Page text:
The Bombay High Court pulled up the BMC saying its “constant delay” in filing replies was preventing the court from deciding several important cases, especially those related to dilapidated buildings needing to be demolished.
“Tomorrow if any building collapses in Mumbai, both the BMC and the court will be equally responsible for it,” a bench of Justices B R Gavai and M S Karnik observed.
Taking note of the recent incidents of building collapse in the city and the loss of lives, the court said it is often unable to order demolition of a dilapidated building solely as the Brihanmumbai Municipal Corporation (BMC) is “unprepared” to present its side of arguments, or that it has failed to file its reply in the case.
“So many developers come to us seeking protection from demolition and we are forced to grant them relief because either your (BMC) counsel has no idea of the case and has no instructions from your officers, or because you have not filed your reply. In several cases like these, the BMC is yet to file its reply since 2012,” the bench said.
The bench also directed the BMC Commissioner to take strict action against its officers, who knowingly issued erroneous structural audit reports for dilapidated buildings.
It said that in several cases, where developers sought protection from demolition, it had noticed that there were “always two contradictory structural audit reports.”
“One party brings a report saying the building is dilapidated and needs to be demolished, while the other party brings in a report stating that the building is totally fine,” the bench said.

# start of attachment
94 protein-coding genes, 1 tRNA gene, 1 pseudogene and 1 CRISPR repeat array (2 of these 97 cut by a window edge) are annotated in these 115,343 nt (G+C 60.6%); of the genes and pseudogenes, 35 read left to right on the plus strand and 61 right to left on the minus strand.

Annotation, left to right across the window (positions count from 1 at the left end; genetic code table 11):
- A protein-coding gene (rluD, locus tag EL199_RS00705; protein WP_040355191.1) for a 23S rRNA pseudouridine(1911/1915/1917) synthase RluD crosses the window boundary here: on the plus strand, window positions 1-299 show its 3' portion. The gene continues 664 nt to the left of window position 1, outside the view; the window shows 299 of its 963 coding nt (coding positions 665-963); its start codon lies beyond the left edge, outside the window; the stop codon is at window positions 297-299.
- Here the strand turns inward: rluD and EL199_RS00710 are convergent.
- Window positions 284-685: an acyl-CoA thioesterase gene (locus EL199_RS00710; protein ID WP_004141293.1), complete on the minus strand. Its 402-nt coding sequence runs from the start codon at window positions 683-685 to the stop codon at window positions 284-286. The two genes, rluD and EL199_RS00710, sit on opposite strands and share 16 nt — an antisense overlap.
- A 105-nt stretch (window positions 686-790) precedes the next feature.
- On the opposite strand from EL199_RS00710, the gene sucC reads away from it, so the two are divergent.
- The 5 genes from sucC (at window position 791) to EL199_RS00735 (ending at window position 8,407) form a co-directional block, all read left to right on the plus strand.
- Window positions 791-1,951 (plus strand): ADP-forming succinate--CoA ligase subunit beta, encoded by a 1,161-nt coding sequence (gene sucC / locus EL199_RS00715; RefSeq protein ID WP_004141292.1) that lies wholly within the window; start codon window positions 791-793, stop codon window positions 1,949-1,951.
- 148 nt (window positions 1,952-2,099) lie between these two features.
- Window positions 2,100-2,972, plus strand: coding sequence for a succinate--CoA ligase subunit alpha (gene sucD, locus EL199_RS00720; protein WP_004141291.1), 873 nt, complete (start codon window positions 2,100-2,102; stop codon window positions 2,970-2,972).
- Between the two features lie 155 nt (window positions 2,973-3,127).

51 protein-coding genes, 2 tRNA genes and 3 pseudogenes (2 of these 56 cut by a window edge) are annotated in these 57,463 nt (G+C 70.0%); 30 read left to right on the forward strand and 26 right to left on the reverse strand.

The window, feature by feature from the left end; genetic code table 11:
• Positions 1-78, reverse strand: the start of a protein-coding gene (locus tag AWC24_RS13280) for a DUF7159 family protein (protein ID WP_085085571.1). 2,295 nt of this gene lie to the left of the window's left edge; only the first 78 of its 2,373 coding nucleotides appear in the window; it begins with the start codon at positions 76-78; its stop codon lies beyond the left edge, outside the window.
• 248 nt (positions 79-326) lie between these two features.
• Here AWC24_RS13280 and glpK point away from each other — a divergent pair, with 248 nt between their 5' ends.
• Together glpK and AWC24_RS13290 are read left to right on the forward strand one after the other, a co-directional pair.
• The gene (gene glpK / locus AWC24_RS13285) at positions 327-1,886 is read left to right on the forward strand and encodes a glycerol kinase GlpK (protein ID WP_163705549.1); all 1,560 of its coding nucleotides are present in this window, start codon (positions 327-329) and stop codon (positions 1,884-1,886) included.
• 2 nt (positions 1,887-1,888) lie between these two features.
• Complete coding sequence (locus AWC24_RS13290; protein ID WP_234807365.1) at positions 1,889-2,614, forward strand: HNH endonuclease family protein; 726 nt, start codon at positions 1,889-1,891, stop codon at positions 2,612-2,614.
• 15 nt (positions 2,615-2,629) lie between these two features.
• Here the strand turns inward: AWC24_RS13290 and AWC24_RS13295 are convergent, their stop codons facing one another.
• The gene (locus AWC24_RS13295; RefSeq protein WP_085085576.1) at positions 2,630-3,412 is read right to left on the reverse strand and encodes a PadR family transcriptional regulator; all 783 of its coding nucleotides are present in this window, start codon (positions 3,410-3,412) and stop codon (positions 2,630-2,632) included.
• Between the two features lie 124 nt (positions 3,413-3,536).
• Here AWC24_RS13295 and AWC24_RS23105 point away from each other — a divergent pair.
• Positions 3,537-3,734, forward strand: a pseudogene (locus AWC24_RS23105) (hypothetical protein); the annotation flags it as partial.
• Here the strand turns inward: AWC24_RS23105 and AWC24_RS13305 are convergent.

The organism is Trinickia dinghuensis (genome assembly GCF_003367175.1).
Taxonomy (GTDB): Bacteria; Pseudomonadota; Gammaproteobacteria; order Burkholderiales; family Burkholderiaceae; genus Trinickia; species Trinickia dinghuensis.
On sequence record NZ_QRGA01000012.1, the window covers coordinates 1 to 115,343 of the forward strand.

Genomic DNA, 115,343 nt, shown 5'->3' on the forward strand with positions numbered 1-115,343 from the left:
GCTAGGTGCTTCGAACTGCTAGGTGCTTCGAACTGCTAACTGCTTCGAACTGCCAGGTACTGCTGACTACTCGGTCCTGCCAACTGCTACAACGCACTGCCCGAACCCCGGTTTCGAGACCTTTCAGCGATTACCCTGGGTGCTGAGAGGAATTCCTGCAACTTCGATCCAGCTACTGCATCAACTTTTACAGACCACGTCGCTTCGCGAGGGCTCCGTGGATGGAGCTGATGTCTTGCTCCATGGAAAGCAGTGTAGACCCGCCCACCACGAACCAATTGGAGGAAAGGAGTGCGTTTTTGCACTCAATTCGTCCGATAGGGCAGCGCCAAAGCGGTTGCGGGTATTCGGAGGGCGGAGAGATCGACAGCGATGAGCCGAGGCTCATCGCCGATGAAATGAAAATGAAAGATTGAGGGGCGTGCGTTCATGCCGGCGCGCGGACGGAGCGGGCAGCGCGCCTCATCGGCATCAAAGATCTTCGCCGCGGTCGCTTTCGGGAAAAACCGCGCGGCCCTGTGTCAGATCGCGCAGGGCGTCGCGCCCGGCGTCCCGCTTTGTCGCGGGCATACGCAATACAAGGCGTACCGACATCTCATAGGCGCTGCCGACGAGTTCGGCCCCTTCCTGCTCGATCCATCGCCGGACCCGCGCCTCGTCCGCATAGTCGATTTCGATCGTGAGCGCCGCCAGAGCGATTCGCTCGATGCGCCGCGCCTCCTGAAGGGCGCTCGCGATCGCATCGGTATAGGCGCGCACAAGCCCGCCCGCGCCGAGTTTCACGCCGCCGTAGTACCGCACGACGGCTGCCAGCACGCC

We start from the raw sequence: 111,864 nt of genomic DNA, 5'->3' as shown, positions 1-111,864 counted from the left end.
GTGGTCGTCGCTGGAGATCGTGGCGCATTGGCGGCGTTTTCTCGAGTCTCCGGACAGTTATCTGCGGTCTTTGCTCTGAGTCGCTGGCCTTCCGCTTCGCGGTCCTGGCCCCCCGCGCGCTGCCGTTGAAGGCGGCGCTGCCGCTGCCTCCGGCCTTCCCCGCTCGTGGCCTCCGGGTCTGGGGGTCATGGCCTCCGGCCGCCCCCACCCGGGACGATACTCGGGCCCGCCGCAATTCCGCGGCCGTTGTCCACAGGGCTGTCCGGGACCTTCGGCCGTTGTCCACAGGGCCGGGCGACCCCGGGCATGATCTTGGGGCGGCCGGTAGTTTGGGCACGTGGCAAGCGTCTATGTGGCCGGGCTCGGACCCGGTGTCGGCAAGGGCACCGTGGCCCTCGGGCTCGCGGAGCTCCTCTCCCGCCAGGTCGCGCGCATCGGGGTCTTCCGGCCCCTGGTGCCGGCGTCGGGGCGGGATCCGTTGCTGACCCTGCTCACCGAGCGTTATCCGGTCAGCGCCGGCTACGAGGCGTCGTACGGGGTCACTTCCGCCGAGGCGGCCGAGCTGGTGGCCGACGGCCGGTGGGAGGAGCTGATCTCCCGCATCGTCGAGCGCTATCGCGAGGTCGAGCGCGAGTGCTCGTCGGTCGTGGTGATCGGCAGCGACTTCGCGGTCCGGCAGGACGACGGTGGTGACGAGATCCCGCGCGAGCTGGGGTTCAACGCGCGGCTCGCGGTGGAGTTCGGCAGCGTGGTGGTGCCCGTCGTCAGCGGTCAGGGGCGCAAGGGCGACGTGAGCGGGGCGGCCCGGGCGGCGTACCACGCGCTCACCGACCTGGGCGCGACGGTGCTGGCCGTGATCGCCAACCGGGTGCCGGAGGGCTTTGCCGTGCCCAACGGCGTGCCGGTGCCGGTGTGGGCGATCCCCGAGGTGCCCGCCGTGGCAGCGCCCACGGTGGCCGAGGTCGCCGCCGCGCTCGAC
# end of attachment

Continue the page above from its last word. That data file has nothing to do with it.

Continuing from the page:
“Its apparent, therefore, that some of your structure audit officers are knowingly issuing false reports. You must take cognisance of this and initiate strict action against the erring officers,” the bench said.
The observations came while the bench was hearing an explanation from civic chief Ajoy Mehta on the BMCs “lackadaisical” approach to important cases, in which it is a party.
Mehta, who was present in court in compliance with the summons issued to him last week, blamed the “vast area under BMCs jurisdiction and inadequate staff” in its law department for the same.
He said that the corporation currently has just “89 law officers to handle the 90,000 ongoing cases in various courts in the city as well as the apex court.”
“While 74 of these law officers handle court cases, the remaining 15 handle office work. On any given day, the civic body has to tackle around 1,500 cases,” Mehta said.
The court, however, said that this was no excuse for the performance of the corporations lawyers in court. It also reminded Mehta that the BMC was “one of the richest in the country and had a budget larger than that of several Indian states”.
Justice Gavai suggested the civic body to take a cue from the Maharashtra government that probably had to deal with “an equal amount of litigation” as the BMC.
He suggested that the BMC should follow the states model of appointing a “panel of lawyers to deal exclusively with the cases pending in the high court”.
“The law officers on your payroll can be assigned the cases in lower courts. This will result in continuity and better efficiency,” Justice Gavai said.
Mehta, in turn, submitted that the corporation was already in the process of “streamlining its law department”.
He said that the strength of the BMCs law department will be increased soon and the civic body now has in place an integrated online system to keep track of all pending litigation, the lawyers appointed, the status of each case, and the money spent on the same.